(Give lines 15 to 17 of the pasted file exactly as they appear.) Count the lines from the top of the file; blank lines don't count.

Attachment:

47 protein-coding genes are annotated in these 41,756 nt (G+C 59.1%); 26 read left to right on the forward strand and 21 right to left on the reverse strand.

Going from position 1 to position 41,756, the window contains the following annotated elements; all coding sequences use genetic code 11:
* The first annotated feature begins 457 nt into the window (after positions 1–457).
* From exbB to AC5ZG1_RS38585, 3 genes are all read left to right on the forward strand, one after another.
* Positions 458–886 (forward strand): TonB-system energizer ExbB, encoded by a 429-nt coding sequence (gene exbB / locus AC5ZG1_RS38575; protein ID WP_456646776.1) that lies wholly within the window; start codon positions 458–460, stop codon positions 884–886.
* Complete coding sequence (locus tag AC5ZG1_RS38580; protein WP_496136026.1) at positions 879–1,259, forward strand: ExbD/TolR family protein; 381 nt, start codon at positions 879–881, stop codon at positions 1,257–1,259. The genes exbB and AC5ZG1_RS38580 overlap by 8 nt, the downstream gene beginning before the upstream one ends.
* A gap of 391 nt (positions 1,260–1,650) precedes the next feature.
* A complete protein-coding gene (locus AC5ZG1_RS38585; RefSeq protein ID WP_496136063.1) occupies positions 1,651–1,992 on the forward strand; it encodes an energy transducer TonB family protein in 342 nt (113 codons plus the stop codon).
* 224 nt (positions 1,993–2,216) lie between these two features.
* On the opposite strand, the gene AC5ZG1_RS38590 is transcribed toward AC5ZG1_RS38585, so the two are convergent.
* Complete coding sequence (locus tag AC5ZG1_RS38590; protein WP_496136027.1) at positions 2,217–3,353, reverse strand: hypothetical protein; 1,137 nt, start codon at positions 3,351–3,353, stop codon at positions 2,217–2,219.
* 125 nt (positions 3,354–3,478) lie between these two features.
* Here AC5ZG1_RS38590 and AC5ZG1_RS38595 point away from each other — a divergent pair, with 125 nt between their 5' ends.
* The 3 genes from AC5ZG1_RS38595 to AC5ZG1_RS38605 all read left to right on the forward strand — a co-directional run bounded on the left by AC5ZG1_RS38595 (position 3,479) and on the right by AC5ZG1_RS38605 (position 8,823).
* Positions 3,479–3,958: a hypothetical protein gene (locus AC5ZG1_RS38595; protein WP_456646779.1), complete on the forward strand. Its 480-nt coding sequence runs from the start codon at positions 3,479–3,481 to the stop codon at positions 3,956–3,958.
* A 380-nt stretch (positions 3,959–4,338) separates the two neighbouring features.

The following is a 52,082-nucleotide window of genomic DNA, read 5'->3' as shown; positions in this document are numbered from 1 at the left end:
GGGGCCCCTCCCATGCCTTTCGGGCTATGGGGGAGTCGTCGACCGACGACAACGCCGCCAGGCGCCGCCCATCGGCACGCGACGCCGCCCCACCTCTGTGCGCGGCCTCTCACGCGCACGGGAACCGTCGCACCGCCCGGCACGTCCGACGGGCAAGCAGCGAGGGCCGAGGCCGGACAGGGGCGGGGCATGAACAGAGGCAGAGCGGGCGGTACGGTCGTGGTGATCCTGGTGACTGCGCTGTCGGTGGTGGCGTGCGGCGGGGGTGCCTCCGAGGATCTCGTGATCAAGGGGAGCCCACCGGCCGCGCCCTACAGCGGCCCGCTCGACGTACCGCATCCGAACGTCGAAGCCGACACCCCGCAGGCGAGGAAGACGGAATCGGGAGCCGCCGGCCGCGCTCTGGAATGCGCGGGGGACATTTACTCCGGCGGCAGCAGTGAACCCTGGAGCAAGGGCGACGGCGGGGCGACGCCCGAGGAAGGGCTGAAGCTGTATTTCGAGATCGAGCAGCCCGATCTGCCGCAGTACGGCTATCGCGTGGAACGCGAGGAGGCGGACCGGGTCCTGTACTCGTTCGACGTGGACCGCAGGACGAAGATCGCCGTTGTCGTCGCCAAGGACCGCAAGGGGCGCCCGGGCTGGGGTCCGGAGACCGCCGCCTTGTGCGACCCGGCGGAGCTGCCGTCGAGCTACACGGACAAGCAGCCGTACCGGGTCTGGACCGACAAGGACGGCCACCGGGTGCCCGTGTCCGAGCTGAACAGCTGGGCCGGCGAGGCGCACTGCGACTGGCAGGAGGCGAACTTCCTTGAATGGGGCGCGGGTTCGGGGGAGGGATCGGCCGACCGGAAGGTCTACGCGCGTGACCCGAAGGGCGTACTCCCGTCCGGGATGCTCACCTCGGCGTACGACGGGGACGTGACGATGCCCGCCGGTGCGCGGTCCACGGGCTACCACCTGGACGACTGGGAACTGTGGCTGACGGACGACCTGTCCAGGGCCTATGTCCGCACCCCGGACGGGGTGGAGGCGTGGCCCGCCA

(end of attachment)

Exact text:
* Positions 3,479–3,958: a hypothetical protein gene (locus AC5ZG1_RS38595; protein WP_456646779.1), complete on the forward strand. Its 480-nt coding sequence runs from the start codon at positions 3,479–3,481 to the stop codon at positions 3,956–3,958.
* A 380-nt stretch (positions 3,959–4,338) separates the two neighbouring features.

The following is a 52,082-nucleotide window of genomic DNA, read 5'->3' as shown; positions in this document are numbered from 1 at the left end: